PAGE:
Short of plywood over this one deadly window, how can we keep birds from hitting the glass? I tried a small sticker in the middle, but over the winter we collected a wreath all around it of lovely imprints of Eurasian collared-dove wings and tails, outlined in feather dust on the glass, where they tried to avoid the sticker.

Hanging dangly, shiny objects in front of the window probably wouldn’t work with the caliber of breezes we get—the objects would end up stuck in the gutter or perhaps banging on, and breaking, the window.

The American Bird Conservancy has come out with a new product this spring, BirdTape, which we are going to try. It sticks to the outside of the glass, breaks up the reflective surface that fools the birds, and is transluscent—like frosted glass.

The strips of ¾-inch-wide BirdTape can be applied vertically four inches apart, or horizontally two inches apart. Studies show that our backyard birds will try to zoom between obstacles spaced any greater distance. It obviously takes less tape to do the vertical arrangement.

The tape also comes in rolls three inches wide. These can be cut into squares placed in a pattern leaving spaces between them four inches horizontally and two inches vertically. I didn’t do the math to see which tape size’s pattern is more economical. Your choice might have more to do with whether you prefer bars or floating squares.

Currently, BirdTape is available through or call 1-888-247-3624.

I’m not sure I like the idea of anything impeding my view of our backyard, but with up to a billion birds hitting home windows each year, according to ABC, I want to give this product a try. It’s the least I can do to protect avian tourists on their annual spring, and fall, visits to Wyoming.

Book review: “Mariposa Road,” by Robert Michael Pyle

Mariposa Road book

Mariposa Road by Robert Michael Pyle

Published April 4, 2011, in the Wyoming Tribune Eagle, “A year in search of Butterflies: Butterfly “Big Year” captures the heart of one man’s passion.”

2014 Update: The Xerces Society is a good source of butterfly information,, as well as other invertebrates.

By Barb Gorges

Mariposa Road, The First Butterfly Big Year, by Robert Michael Pyle, c. 2010, Houghton Mifflin Harcourt, hardcover, 558 pages, $27.

Competitive birders will attempt a Big Year, but in 2008, Bob Pyle was the first to see how many butterfly species can be counted by one person in one year in the U.S. and he reports his results in “Mariposa Road.”

Bob is a writer, naturalist and lepidopterist who has authored several butterfly field guides and who, since the 1960s, has cultivated a shrewd knowledge of butterflies, their favorite plants, and people who know where to find both, and when.

He traveled on a shoestring, often camping along the roadside in his 1982 Honda Civic hatchback, affectionately named Powdermilk.

Bob has affectionate names for his favorite butterfly nets, too, Marsha and Akito, and has an endless supply of affection for every butterfly and butterfly lover he’s ever met.

Every sentence sparkles with optimism like a Florida purplewing bouncing across a swampy hammock. Every foray into the field holds hope for rarities and beauty, even if experience would point out the chiggers and thorns. There is always a refreshing mug of beer on tap afterward, or dinner with friends.

Bob did make it to Wyoming for a couple pages, mostly reminiscing about Karolis Bagdonas and his Flying Circus, a band of students that “careened around the Rockies doing butterfly counts and sampling little-known habitats, subsisting on Hamm’s and trout….” I remember hearing about them over 30 years ago.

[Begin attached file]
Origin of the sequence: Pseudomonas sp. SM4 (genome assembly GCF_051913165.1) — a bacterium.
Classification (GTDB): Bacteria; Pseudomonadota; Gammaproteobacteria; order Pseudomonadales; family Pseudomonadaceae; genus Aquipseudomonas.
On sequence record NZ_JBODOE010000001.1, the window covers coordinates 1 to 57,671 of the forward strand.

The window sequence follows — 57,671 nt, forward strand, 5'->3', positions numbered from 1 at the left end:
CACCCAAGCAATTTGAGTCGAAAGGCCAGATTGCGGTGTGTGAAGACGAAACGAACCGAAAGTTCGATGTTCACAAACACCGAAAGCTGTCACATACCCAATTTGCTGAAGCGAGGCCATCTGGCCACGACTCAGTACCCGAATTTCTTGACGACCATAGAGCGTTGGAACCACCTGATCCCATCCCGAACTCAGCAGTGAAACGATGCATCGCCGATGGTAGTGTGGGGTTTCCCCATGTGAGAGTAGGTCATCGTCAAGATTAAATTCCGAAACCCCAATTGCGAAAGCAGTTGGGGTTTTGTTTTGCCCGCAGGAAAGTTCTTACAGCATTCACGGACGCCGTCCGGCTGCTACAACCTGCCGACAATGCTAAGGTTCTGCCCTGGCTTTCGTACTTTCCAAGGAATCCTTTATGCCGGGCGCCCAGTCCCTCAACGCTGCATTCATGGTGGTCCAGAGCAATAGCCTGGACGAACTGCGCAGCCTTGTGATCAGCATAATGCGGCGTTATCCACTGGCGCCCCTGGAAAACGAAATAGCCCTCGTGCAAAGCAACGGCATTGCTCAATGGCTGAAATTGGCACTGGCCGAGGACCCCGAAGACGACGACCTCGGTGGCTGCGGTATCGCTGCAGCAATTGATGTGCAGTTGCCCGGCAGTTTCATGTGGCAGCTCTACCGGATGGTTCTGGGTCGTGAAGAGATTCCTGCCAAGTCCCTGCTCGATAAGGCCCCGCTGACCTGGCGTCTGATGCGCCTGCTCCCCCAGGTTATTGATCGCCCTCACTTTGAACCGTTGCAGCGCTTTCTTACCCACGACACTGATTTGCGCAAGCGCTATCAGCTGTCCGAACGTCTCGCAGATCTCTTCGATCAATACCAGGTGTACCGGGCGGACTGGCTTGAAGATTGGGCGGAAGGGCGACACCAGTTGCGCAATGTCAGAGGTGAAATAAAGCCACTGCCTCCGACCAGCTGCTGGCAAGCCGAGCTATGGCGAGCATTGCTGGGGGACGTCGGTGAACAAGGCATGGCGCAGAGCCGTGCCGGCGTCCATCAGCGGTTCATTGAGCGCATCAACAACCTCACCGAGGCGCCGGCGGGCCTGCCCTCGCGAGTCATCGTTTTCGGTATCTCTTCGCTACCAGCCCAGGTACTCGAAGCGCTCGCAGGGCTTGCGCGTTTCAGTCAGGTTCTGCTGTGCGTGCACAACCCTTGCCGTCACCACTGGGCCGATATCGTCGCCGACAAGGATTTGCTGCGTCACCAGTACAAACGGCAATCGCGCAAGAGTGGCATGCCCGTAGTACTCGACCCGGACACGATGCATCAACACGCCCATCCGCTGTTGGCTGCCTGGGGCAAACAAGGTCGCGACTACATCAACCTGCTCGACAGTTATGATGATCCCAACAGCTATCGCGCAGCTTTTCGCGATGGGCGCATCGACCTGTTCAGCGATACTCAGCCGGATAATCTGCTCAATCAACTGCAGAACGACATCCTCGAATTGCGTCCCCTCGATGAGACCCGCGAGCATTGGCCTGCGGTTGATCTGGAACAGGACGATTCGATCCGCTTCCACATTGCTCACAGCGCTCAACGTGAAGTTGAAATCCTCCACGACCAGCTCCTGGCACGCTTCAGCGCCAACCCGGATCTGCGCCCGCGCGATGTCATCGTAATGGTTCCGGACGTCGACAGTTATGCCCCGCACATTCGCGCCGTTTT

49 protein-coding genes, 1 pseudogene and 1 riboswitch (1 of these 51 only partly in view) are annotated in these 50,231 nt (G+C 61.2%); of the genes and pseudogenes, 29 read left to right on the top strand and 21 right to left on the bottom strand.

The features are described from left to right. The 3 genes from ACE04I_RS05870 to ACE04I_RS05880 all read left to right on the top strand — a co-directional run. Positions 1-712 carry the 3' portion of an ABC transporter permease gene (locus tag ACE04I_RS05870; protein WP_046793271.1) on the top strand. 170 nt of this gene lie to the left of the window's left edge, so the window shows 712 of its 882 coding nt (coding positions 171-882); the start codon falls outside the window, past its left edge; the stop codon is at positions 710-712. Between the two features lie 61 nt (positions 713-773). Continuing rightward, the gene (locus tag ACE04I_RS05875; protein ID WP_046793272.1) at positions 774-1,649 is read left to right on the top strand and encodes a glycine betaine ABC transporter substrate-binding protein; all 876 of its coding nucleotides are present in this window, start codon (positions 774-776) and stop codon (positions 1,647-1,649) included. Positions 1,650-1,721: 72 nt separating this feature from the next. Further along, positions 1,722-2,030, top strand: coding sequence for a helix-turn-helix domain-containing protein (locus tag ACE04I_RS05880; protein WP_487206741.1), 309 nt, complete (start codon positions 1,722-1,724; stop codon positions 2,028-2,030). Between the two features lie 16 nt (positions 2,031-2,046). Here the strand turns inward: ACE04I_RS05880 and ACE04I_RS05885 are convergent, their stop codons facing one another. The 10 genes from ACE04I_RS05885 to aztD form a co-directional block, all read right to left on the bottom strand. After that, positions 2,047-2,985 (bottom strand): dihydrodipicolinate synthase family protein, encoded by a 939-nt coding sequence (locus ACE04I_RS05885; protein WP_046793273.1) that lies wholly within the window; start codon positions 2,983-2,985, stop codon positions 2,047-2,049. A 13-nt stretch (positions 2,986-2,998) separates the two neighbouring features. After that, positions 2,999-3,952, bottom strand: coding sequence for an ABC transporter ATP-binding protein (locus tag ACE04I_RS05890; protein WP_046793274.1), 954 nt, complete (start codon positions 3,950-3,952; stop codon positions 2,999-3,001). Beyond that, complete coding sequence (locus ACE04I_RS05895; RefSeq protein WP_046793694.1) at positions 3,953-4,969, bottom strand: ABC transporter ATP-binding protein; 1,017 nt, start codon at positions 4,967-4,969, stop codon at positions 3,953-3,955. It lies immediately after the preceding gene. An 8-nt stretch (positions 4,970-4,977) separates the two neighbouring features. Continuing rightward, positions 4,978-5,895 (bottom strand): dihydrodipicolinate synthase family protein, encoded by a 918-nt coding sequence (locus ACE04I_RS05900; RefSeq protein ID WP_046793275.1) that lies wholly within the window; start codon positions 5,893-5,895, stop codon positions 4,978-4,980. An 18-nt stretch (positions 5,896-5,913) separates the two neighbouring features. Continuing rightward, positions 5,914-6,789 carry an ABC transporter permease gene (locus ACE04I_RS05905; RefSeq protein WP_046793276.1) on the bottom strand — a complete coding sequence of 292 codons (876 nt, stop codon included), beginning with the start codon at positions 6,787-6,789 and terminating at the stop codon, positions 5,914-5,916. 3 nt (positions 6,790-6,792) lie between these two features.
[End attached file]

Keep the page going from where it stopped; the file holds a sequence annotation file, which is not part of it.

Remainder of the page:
Bob’s goal was to see 500 of the 800 known species in the U.S., including Hawaii. He made it to 478 species certified by three experts. He found 30 of the 40 “holy grails,” hard to find species he’d hoped for. And almost as a footnote in his appendix, he mentions 600 donors to his Butterfly-a-thon raised $46,000 for the Xerces Society which protects wildlife through the conservation of invertebrates and their habitat.

At over 500 pages, this could be heavy reading if you aren’t already a butterfly fan. But if you like a good road trip, and have a butterfly field guide handy to supplement the color photos on the end papers, I think you’ll enjoy the read.

Book reviews: New regional Peterson bird guides

Peterson field guide

Peterson Field Guide to Birds of Western North America

Peterson field guide

Peterson Field Guide to Birds of Eastern and Central North America

Published April 23, 2010, in the Wyoming Tribune Eagle.

2014 Update: There’s the field guide I take into the field, and then there are all the others on the shelf, which I consult when I get back.

By Barb Gorges

Peterson Field Guide to Birds of Eastern and Central North America, 6th edition, by Roger Tory Peterson, Houghton Mifflin Harcourt, 2010.

Peterson Field Guide to Birds of Western North America, 4th edition, by Roger Tory Peterson, Houghton Mifflin Harcourt, 2010.

Two years ago I wrote a review of the new Peterson Field Guide to Birds of North America, which combined and updated Roger Tory Peterson’s eastern and western guides.

There were many improvements to the classic field guides to be excited about, but it is a larger book, harder to stow in a jacket pocket.

This spring Houghton Mifflin Harcourt presents the smaller Peterson Field Guide to Birds of Western North America (493 pages) and the Peterson Field Guide to Birds of Eastern and Central North America (445 pages).

I guess the publishers decided it was easy enough to cater to both birders who like the entire continent in one book and birders who like the regional field guides, having only to distribute the right species to the right book.

The boundary between the two new guides is the 100th Meridian, that famous and historical demarcation between civilization and the Great American Desert which vertically bisects the Dakotas, Nebraska, Kansas and Texas, and cuts off the Oklahoma panhandle.

Unfortunately, unlike Sibley’s regional field guides, the individual species range maps cut off half the continent so you can’t get a feel for continent-wide distribution when a species has one.